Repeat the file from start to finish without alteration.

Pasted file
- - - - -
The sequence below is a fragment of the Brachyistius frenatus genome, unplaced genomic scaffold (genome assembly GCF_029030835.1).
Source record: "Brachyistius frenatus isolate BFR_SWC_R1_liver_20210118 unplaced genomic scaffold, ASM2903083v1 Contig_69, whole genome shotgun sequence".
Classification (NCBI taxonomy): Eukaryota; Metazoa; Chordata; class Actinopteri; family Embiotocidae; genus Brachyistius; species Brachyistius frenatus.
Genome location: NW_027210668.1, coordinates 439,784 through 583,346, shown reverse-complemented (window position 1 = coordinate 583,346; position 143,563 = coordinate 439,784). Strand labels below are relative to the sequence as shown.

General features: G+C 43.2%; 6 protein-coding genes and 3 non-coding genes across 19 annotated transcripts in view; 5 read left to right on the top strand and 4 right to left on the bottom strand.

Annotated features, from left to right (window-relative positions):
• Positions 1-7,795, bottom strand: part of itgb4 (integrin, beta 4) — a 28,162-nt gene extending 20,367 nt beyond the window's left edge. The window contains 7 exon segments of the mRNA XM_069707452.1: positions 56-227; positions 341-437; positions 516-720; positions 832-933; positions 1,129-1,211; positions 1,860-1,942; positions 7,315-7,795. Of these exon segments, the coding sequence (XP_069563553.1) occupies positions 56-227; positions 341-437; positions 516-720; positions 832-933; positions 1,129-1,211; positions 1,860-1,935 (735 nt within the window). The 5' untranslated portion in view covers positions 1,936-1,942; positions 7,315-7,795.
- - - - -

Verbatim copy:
The sequence below is a fragment of the Brachyistius frenatus genome, unplaced genomic scaffold (genome assembly GCF_029030835.1).
Source record: "Brachyistius frenatus isolate BFR_SWC_R1_liver_20210118 unplaced genomic scaffold, ASM2903083v1 Contig_69, whole genome shotgun sequence".
Classification (NCBI taxonomy): Eukaryota; Metazoa; Chordata; class Actinopteri; family Embiotocidae; genus Brachyistius; species Brachyistius frenatus.
Genome location: NW_027210668.1, coordinates 439,784 through 583,346, shown reverse-complemented (window position 1 = coordinate 583,346; position 143,563 = coordinate 439,784). Strand labels below are relative to the sequence as shown.

General features: G+C 43.2%; 6 protein-coding genes and 3 non-coding genes across 19 annotated transcripts in view; 5 read left to right on the top strand and 4 right to left on the bottom strand.

Annotated features, from left to right (window-relative positions):
• Positions 1-7,795, bottom strand: part of itgb4 (integrin, beta 4) — a 28,162-nt gene extending 20,367 nt beyond the window's left edge. The window contains 7 exon segments of the mRNA XM_069707452.1: positions 56-227; positions 341-437; positions 516-720; positions 832-933; positions 1,129-1,211; positions 1,860-1,942; positions 7,315-7,795. Of these exon segments, the coding sequence (XP_069563553.1) occupies positions 56-227; positions 341-437; positions 516-720; positions 832-933; positions 1,129-1,211; positions 1,860-1,935 (735 nt within the window). The 5' untranslated portion in view covers positions 1,936-1,942; positions 7,315-7,795.